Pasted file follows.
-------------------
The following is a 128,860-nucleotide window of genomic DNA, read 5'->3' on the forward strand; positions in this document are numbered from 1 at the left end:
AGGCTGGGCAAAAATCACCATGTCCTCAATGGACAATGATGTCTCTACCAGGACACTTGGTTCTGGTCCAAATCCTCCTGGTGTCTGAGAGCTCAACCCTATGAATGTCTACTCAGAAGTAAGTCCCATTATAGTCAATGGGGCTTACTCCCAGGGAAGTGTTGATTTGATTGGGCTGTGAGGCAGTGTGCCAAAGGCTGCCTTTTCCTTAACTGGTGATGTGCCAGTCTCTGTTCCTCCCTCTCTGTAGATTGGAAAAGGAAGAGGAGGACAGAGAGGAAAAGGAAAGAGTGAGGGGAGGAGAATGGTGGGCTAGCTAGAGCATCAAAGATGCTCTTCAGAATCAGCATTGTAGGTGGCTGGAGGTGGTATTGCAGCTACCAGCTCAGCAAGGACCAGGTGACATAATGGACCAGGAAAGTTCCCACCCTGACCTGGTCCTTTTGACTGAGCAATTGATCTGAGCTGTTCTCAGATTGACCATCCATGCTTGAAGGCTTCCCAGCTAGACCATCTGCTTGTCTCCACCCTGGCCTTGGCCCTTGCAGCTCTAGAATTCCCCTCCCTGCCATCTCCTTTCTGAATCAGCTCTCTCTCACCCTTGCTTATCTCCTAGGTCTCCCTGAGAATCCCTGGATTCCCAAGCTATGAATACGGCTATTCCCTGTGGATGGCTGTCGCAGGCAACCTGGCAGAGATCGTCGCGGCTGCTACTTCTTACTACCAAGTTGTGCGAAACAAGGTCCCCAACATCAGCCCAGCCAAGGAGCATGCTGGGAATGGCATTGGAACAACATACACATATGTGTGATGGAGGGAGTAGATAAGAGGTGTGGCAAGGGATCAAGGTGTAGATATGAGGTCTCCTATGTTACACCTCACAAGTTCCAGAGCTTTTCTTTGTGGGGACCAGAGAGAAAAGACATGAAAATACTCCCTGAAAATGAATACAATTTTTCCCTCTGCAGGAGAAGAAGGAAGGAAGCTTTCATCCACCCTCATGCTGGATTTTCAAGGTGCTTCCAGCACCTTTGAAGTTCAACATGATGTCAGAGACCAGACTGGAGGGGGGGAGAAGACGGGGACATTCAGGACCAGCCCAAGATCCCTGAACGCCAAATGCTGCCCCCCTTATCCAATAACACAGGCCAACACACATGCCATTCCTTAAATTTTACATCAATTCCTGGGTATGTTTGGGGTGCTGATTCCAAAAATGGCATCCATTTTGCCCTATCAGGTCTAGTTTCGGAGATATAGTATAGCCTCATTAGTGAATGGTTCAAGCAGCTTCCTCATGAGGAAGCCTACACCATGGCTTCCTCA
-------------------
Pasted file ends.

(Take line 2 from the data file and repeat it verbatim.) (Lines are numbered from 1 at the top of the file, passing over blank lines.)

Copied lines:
AGGCTGGGCAAAAATCACCATGTCCTCAATGGACAATGATGTCTCTACCAGGACACTTGGTTCTGGTCCAAATCCTCCTGGTGTCTGAGAGCTCAACCCTATGAATGTCTACTCAGAAGTAAGTCCCATTATAGTCAATGGGGCTTACTCCCAGGGAAGTGTTGATTTGATTGGGCTGTGAGGCAGTGTGCCAAAGGCTGCCTTTTCCTTAACTGGTGATGTGCCAGTCTCTGTTCCTCCCTCTCTGTAGATTGGAAAAGGAAGAGGAGGACAGAGAGGAAAAGGAAAGAGTGAGGGGAGGAGAATGGTGGGCTAGCTAGAGCATCAAAGATGCTCTTCAGAATCAGCATTGTAGGTGGCTGGAGGTGGTATTGCAGCTACCAGCTCAGCAAGGACCAGGTGACATAATGGACCAGGAAAGTTCCCACCCTGACCTGGTCCTTTTGACTGAGCAATTGATCTGAGCTGTTCTCAGATTGACCATCCATGCTTGAAGGCTTCCCAGCTAGACCATCTGCTTGTCTCCACCCTGGCCTTGGCCCTTGCAGCTCTAGAATTCCCCTCCCTGCCATCTCCTTTCTGAATCAGCTCTCTCTCACCCTTGCTTATCTCCTAGGTCTCCCTGAGAATCCCTGGATTCCCAAGCTATGAATACGGCTATTCCCTGTGGATGGCTGTCGCAGGCAACCTGGCAGAGATCGTCGCGGCTGCTACTTCTTACTACCAAGTTGTGCGAAACAAGGTCCCCAACATCAGCCCAGCCAAGGAGCATGCTGGGAATGGCATTGGAACAACATACACATATGTGTGATGGAGGGAGTAGATAAGAGGTGTGGCAAGGGATCAAGGTGTAGATATGAGGTCTCCTATGTTACACCTCACAAGTTCCAGAGCTTTTCTTTGTGGGGACCAGAGAGAAAAGACATGAAAATACTCCCTGAAAATGAATACAATTTTTCCCTCTGCAGGAGAAGAAGGAAGGAAGCTTTCATCCACCCTCATGCTGGATTTTCAAGGTGCTTCCAGCACCTTTGAAGTTCAACATGATGTCAGAGACCAGACTGGAGGGGGGGAGAAGACGGGGACATTCAGGACCAGCCCAAGATCCCTGAACGCCAAATGCTGCCCCCCTTATCCAATAACACAGGCCAACACACATGCCATTCCTTAAATTTTACATCAATTCCTGGGTATGTTTGGGGTGCTGATTCCAAAAATGGCATCCATTTTGCCCTATCAGGTCTAGTTTCGGAGATATAGTATAGCCTCATTAGTGAATGGTTCAAGCAGCTTCCTCATGAGGAAGCCTACACCATGGCTTCCTCA